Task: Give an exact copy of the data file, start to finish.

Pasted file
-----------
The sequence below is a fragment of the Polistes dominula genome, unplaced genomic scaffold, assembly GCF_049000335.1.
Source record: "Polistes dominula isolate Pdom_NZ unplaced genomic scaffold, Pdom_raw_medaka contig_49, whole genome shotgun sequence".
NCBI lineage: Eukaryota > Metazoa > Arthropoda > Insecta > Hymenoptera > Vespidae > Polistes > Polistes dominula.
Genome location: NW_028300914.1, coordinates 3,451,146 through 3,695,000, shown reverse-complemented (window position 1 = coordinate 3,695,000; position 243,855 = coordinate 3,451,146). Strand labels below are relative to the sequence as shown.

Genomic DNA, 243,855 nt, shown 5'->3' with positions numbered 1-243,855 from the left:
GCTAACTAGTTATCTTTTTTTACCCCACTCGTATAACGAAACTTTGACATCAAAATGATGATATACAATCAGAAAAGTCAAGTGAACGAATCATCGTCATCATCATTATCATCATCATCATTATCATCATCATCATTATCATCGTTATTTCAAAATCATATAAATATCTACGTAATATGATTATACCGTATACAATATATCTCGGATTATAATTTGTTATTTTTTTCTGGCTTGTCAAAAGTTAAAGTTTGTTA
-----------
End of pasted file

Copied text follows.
The sequence below is a fragment of the Polistes dominula genome, unplaced genomic scaffold, assembly GCF_049000335.1.
Source record: "Polistes dominula isolate Pdom_NZ unplaced genomic scaffold, Pdom_raw_medaka contig_49, whole genome shotgun sequence".
NCBI lineage: Eukaryota > Metazoa > Arthropoda > Insecta > Hymenoptera > Vespidae > Polistes > Polistes dominula.
Genome location: NW_028300914.1, coordinates 3,451,146 through 3,695,000, shown reverse-complemented (window position 1 = coordinate 3,695,000; position 243,855 = coordinate 3,451,146). Strand labels below are relative to the sequence as shown.

Genomic DNA, 243,855 nt, shown 5'->3' with positions numbered 1-243,855 from the left:
GCTAACTAGTTATCTTTTTTTACCCCACTCGTATAACGAAACTTTGACATCAAAATGATGATATACAATCAGAAAAGTCAAGTGAACGAATCATCGTCATCATCATTATCATCATCATCATTATCATCATCATCATTATCATCGTTATTTCAAAATCATATAAATATCTACGTAATATGATTATACCGTATACAATATATCTCGGATTATAATTTGTTATTTTTTTCTGGCTTGTCAAAAGTTAAAGTTTGTTA